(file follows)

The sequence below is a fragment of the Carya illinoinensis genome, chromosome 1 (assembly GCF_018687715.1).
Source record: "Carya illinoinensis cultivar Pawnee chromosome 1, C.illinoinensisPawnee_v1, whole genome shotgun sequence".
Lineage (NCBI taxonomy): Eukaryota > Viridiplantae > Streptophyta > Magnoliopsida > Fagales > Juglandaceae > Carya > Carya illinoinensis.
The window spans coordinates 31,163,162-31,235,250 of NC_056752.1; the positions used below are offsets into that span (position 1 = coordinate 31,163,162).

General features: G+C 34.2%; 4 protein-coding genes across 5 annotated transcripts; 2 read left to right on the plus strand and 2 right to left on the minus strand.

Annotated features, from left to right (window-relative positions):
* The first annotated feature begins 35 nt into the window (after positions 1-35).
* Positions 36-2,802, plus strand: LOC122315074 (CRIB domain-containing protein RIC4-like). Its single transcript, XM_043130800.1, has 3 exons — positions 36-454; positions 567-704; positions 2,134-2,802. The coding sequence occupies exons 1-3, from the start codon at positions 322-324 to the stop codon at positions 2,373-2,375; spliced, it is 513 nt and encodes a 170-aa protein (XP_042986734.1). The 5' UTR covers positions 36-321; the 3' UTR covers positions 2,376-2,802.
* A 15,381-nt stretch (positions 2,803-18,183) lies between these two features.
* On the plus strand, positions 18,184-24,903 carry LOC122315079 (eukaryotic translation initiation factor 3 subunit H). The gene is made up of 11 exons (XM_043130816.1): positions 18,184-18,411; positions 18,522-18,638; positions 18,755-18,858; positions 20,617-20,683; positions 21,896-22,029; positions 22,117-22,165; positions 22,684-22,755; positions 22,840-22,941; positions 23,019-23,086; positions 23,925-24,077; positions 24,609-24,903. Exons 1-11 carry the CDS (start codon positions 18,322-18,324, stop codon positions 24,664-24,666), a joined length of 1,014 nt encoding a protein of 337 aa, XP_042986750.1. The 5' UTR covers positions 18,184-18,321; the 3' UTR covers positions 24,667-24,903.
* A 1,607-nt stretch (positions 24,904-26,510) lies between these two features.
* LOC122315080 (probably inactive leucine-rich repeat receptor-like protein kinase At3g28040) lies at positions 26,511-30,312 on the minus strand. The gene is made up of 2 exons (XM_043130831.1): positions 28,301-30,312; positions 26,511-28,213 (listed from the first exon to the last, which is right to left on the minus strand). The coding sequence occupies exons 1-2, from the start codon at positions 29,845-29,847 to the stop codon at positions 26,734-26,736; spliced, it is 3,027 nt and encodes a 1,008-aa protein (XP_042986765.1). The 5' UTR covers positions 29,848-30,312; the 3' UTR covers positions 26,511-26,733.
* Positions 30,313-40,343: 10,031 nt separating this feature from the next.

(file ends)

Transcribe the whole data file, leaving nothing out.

The sequence below is a fragment of the Carya illinoinensis genome, chromosome 1 (assembly GCF_018687715.1).
Source record: "Carya illinoinensis cultivar Pawnee chromosome 1, C.illinoinensisPawnee_v1, whole genome shotgun sequence".
Lineage (NCBI taxonomy): Eukaryota > Viridiplantae > Streptophyta > Magnoliopsida > Fagales > Juglandaceae > Carya > Carya illinoinensis.
The window spans coordinates 31,163,162-31,235,250 of NC_056752.1; the positions used below are offsets into that span (position 1 = coordinate 31,163,162).

General features: G+C 34.2%; 4 protein-coding genes across 5 annotated transcripts; 2 read left to right on the plus strand and 2 right to left on the minus strand.

Annotated features, from left to right (window-relative positions):
* The first annotated feature begins 35 nt into the window (after positions 1-35).
* Positions 36-2,802, plus strand: LOC122315074 (CRIB domain-containing protein RIC4-like). Its single transcript, XM_043130800.1, has 3 exons — positions 36-454; positions 567-704; positions 2,134-2,802. The coding sequence occupies exons 1-3, from the start codon at positions 322-324 to the stop codon at positions 2,373-2,375; spliced, it is 513 nt and encodes a 170-aa protein (XP_042986734.1). The 5' UTR covers positions 36-321; the 3' UTR covers positions 2,376-2,802.
* A 15,381-nt stretch (positions 2,803-18,183) lies between these two features.
* On the plus strand, positions 18,184-24,903 carry LOC122315079 (eukaryotic translation initiation factor 3 subunit H). The gene is made up of 11 exons (XM_043130816.1): positions 18,184-18,411; positions 18,522-18,638; positions 18,755-18,858; positions 20,617-20,683; positions 21,896-22,029; positions 22,117-22,165; positions 22,684-22,755; positions 22,840-22,941; positions 23,019-23,086; positions 23,925-24,077; positions 24,609-24,903. Exons 1-11 carry the CDS (start codon positions 18,322-18,324, stop codon positions 24,664-24,666), a joined length of 1,014 nt encoding a protein of 337 aa, XP_042986750.1. The 5' UTR covers positions 18,184-18,321; the 3' UTR covers positions 24,667-24,903.
* A 1,607-nt stretch (positions 24,904-26,510) lies between these two features.
* LOC122315080 (probably inactive leucine-rich repeat receptor-like protein kinase At3g28040) lies at positions 26,511-30,312 on the minus strand. The gene is made up of 2 exons (XM_043130831.1): positions 28,301-30,312; positions 26,511-28,213 (listed from the first exon to the last, which is right to left on the minus strand). The coding sequence occupies exons 1-2, from the start codon at positions 29,845-29,847 to the stop codon at positions 26,734-26,736; spliced, it is 3,027 nt and encodes a 1,008-aa protein (XP_042986765.1). The 5' UTR covers positions 29,848-30,312; the 3' UTR covers positions 26,511-26,733.
* Positions 30,313-40,343: 10,031 nt separating this feature from the next.